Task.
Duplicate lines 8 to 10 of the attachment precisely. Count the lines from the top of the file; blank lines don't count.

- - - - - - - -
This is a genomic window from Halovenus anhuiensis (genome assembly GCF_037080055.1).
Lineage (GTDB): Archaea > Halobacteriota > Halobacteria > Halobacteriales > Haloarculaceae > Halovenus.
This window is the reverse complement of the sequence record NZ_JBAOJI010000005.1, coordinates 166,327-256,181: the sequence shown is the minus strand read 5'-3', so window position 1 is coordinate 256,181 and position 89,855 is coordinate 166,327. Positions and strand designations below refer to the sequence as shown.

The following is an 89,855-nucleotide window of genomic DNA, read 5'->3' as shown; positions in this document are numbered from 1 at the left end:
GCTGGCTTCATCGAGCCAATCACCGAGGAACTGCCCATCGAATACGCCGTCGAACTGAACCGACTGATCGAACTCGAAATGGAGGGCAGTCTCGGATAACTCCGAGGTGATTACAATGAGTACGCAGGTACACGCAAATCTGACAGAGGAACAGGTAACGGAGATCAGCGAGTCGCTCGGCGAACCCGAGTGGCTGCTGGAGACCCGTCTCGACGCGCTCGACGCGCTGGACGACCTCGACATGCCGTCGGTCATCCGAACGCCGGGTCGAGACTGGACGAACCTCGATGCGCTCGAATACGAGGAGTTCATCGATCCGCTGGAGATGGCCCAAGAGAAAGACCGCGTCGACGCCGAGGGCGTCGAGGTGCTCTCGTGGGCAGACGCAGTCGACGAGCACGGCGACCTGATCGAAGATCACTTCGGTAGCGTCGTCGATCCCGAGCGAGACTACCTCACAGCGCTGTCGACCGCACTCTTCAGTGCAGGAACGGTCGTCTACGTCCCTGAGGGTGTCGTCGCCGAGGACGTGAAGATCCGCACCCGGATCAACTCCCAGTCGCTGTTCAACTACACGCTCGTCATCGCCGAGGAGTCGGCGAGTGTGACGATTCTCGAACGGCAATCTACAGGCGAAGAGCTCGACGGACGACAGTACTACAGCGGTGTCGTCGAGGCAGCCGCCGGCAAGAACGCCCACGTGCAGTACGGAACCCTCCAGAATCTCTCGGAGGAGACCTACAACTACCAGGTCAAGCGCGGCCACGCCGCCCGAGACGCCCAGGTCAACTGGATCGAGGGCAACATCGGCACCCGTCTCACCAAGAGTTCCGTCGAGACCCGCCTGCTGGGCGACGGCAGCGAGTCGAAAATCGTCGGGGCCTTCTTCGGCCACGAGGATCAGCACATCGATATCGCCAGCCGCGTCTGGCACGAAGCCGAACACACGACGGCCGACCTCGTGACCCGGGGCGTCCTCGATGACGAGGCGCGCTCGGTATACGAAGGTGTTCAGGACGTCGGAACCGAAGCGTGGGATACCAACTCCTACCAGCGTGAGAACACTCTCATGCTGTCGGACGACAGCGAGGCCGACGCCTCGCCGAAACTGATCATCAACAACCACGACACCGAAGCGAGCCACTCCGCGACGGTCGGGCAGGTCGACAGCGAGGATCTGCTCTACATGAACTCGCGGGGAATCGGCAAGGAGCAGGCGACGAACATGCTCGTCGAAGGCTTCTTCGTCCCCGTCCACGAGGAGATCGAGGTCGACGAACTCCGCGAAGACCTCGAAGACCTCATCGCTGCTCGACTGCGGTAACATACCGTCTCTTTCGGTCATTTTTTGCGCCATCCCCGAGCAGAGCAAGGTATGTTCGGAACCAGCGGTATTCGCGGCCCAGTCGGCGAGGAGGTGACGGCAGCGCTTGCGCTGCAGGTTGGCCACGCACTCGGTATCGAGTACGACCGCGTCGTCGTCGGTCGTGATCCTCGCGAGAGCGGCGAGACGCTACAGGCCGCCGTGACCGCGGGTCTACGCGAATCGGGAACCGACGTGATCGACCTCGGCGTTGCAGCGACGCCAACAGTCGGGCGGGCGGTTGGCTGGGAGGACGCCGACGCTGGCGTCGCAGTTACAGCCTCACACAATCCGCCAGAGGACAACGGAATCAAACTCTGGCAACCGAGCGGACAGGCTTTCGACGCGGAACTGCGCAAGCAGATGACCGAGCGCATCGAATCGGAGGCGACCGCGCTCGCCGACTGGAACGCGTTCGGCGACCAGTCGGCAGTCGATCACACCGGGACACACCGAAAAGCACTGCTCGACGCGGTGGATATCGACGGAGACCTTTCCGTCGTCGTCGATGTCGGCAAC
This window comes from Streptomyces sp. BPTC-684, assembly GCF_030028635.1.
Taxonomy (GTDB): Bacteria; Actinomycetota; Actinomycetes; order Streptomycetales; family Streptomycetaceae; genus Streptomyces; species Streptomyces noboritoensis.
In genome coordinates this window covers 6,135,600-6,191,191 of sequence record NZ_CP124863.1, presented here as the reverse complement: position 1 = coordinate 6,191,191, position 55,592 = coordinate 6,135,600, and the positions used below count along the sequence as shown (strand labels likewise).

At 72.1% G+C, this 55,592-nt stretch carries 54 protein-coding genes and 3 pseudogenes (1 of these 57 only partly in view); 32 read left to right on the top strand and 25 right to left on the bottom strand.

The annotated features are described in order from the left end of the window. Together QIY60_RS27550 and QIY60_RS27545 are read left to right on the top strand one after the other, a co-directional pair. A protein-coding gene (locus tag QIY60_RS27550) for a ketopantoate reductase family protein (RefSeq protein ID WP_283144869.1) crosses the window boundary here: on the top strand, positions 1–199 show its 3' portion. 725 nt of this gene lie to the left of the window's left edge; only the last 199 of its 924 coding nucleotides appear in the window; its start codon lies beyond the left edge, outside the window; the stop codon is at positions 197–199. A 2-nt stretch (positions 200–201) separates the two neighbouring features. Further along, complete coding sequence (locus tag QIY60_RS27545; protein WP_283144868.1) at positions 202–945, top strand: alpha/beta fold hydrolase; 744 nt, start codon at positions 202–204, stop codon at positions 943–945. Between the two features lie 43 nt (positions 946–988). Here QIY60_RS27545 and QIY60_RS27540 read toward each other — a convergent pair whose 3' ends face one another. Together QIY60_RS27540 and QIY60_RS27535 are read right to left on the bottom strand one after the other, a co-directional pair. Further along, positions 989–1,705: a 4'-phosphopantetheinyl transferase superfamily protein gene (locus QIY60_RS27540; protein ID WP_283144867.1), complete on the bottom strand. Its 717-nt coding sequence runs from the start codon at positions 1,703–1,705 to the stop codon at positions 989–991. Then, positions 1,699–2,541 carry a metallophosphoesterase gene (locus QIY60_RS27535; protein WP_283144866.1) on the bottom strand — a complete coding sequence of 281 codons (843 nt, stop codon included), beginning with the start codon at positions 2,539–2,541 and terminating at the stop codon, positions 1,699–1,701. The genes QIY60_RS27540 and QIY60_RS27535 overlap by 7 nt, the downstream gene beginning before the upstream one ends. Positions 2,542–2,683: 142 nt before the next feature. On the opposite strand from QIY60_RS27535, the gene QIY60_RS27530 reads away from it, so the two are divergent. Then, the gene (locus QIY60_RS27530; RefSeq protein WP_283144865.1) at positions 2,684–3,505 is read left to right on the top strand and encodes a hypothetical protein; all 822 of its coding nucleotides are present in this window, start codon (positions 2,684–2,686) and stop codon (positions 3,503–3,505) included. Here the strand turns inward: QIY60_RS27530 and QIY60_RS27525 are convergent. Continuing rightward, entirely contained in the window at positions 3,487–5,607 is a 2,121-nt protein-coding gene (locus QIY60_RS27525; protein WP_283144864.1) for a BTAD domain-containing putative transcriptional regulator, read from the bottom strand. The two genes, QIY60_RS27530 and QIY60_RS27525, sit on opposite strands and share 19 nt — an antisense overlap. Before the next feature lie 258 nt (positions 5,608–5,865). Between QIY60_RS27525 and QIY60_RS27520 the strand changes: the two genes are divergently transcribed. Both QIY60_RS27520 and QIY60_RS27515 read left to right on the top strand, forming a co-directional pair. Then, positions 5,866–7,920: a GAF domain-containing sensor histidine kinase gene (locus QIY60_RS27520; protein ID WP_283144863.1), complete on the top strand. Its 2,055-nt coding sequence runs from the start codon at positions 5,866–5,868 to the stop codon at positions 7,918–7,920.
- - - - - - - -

In genome coordinates this window covers 6,135,600-6,191,191 of sequence record NZ_CP124863.1, presented here as the reverse complement: position 1 = coordinate 6,191,191, position 55,592 = coordinate 6,135,600, and the positions used below count along the sequence as shown (strand labels likewise).

At 72.1% G+C, this 55,592-nt stretch carries 54 protein-coding genes and 3 pseudogenes (1 of these 57 only partly in view); 32 read left to right on the top strand and 25 right to left on the bottom strand.

The annotated features are described in order from the left end of the window. Together QIY60_RS27550 and QIY60_RS27545 are read left to right on the top strand one after the other, a co-directional pair. A protein-coding gene (locus tag QIY60_RS27550) for a ketopantoate reductase family protein (RefSeq protein ID WP_283144869.1) crosses the window boundary here: on the top strand, positions 1–199 show its 3' portion. 725 nt of this gene lie to the left of the window's left edge; only the last 199 of its 924 coding nucleotides appear in the window; its start codon lies beyond the left edge, outside the window; the stop codon is at positions 197–199. A 2-nt stretch (positions 200–201) separates the two neighbouring features. Further along, complete coding sequence (locus tag QIY60_RS27545; protein WP_283144868.1) at positions 202–945, top strand: alpha/beta fold hydrolase; 744 nt, start codon at positions 202–204, stop codon at positions 943–945. Between the two features lie 43 nt (positions 946–988). Here QIY60_RS27545 and QIY60_RS27540 read toward each other — a convergent pair whose 3' ends face one another. Together QIY60_RS27540 and QIY60_RS27535 are read right to left on the bottom strand one after the other, a co-directional pair. Further along, positions 989–1,705: a 4'-phosphopantetheinyl transferase superfamily protein gene (locus QIY60_RS27540; protein ID WP_283144867.1), complete on the bottom strand. Its 717-nt coding sequence runs from the start codon at positions 1,703–1,705 to the stop codon at positions 989–991. Then, positions 1,699–2,541 carry a metallophosphoesterase gene (locus QIY60_RS27535; protein WP_283144866.1) on the bottom strand — a complete coding sequence of 281 codons (843 nt, stop codon included), beginning with the start codon at positions 2,539–2,541 and terminating at the stop codon, positions 1,699–1,701. The genes QIY60_RS27540 and QIY60_RS27535 overlap by 7 nt, the downstream gene beginning before the upstream one ends. Positions 2,542–2,683: 142 nt before the next feature. On the opposite strand from QIY60_RS27535, the gene QIY60_RS27530 reads away from it, so the two are divergent. Then, the gene (locus QIY60_RS27530; RefSeq protein WP_283144865.1) at positions 2,684–3,505 is read left to right on the top strand and encodes a hypothetical protein; all 822 of its coding nucleotides are present in this window, start codon (positions 2,684–2,686) and stop codon (positions 3,503–3,505) included. Here the strand turns inward: QIY60_RS27530 and QIY60_RS27525 are convergent. Continuing rightward, entirely contained in the window at positions 3,487–5,607 is a 2,121-nt protein-coding gene (locus QIY60_RS27525; protein WP_283144864.1) for a BTAD domain-containing putative transcriptional regulator, read from the bottom strand. The two genes, QIY60_RS27530 and QIY60_RS27525, sit on opposite strands and share 19 nt — an antisense overlap. Before the next feature lie 258 nt (positions 5,608–5,865). Between QIY60_RS27525 and QIY60_RS27520 the strand changes: the two genes are divergently transcribed. Both QIY60_RS27520 and QIY60_RS27515 read left to right on the top strand, forming a co-directional pair. Then, positions 5,866–7,920: a GAF domain-containing sensor histidine kinase gene (locus QIY60_RS27520; protein ID WP_283144863.1), complete on the top strand. Its 2,055-nt coding sequence runs from the start codon at positions 5,866–5,868 to the stop codon at positions 7,918–7,920.